The Root of Knowledge - "Wikipedia trivia: if you take any article, click on the first link in the article text not in parentheses or italics, and then repeat, you will eventually end up at 'Philosophy.' " (via) [more inside]
Saving Mexico "To weaken the cartels, some argue the U.S. should legalize marijuana, let cocaine pass through the Caribbean and take the profit motive out of the drug trade."
The Economist on Drugs -- Scientists in North America, Europe and Israel are studying the use of MDMA, LSD, hallucinogenic mushrooms, marijuana and other banned psychoactive substances in treating conditions such as anxiety, cluster headaches, addiction and obsessive-compulsive disorder. They are supported by private funds from a handful of organisations: the Beckley Foundation in Britain; the Heffter Research Institute and the Multidisciplinary Association for Psychedelic Studies (MAPS) in America. [related]
Thirty-six years after the National Commission on Marihuana and Drug Abuse recommended that "simple possession" of pot be decriminalised, Rep. Barney Frank (D-Mass.) has introduced a bill, co-sponsored by Rep. Ron Paul (R-Texas), to remove federal criminal penalties for possession of up to 100 grams (about three-and-a-half ounces) of marijuana and the not-for-profit transfer of up to one ounce (28.3 grams). Drug reform advocates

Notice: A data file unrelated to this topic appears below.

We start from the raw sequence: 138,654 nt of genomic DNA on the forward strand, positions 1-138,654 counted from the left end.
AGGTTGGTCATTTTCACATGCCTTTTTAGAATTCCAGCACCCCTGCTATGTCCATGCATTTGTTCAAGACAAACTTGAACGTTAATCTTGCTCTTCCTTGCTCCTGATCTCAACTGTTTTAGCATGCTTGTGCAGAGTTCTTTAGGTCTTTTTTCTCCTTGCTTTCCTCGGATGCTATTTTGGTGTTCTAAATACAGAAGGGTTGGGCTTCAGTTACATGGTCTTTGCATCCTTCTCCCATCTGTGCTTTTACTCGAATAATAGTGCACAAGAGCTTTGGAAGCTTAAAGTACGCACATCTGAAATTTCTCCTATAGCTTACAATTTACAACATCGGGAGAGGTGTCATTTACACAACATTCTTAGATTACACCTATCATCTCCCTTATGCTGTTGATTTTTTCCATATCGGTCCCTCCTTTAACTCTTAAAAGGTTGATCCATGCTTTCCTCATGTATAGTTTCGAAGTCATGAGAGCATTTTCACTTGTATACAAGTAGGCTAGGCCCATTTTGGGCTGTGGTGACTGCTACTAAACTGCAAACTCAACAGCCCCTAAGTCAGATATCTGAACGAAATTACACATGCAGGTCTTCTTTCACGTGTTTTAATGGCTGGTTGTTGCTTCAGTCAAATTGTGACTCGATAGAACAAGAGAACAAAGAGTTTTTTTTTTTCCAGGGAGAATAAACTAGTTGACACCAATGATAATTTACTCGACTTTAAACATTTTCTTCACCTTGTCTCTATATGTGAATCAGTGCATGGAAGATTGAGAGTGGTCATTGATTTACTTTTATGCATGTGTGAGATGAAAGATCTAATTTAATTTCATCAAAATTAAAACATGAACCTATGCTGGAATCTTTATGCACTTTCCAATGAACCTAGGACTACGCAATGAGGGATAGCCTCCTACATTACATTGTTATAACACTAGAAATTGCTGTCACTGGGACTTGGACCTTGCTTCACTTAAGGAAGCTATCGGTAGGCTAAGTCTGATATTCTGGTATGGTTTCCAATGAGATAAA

lit up hailed the legislation as "an important step toward bringing federal law into line with scientific fact, practical reality and public opinion." Is America, at long last, having a collective moment of sanity?
A NYTimes book review of Richard Davenport-Hines' 'The Pursuit of Oblivion' by Christine Kenneally talks about trying to help erase the stigma of drug use by placing it in a historical context that 'sees it as part of the repertoire of normal human activities'. Looks like one to put on the shelf next to 'Writing on Drugs' and 'Food of the Gods' :D but I was also thinking it might help raise popular awareness that might support research efforts like HRI's and MAPS!
Speaking frankly about drugs, the Economist all but concludes the war against some drugs' success a failure in the UK, saying that: "These figures confirm that the increasing resources employed to disrupt the illegal drugs trade are having little impact." Considering the present path is not working and broad swaths of the public (from across the political spectrum!—excepting the tobacco, alcohol, cotton and drug dealer lobby of course :) aren't against decriminalization, then why can't I have my Bay Golds? Besides, the pharmaceutical industry has a stellar record of raising prices :) Who knows, they may want in!